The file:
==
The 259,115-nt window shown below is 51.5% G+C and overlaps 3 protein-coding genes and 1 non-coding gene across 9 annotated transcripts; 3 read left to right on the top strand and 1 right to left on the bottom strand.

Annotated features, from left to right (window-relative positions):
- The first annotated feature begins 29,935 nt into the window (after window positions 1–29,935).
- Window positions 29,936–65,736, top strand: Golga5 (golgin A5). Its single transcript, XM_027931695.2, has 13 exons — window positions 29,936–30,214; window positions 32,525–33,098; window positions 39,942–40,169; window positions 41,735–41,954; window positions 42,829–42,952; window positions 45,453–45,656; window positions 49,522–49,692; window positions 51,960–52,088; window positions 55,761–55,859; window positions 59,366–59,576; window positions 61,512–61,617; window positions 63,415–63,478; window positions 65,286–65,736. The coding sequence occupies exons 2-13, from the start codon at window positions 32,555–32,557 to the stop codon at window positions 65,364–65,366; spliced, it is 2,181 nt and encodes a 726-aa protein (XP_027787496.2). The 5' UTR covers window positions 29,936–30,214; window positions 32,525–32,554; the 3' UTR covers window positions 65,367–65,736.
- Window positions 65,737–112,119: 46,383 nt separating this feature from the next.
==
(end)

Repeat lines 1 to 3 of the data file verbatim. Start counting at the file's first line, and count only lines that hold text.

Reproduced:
The 259,115-nt window shown below is 51.5% G+C and overlaps 3 protein-coding genes and 1 non-coding gene across 9 annotated transcripts; 3 read left to right on the top strand and 1 right to left on the bottom strand.

Annotated features, from left to right (window-relative positions):
- The first annotated feature begins 29,935 nt into the window (after window positions 1–29,935).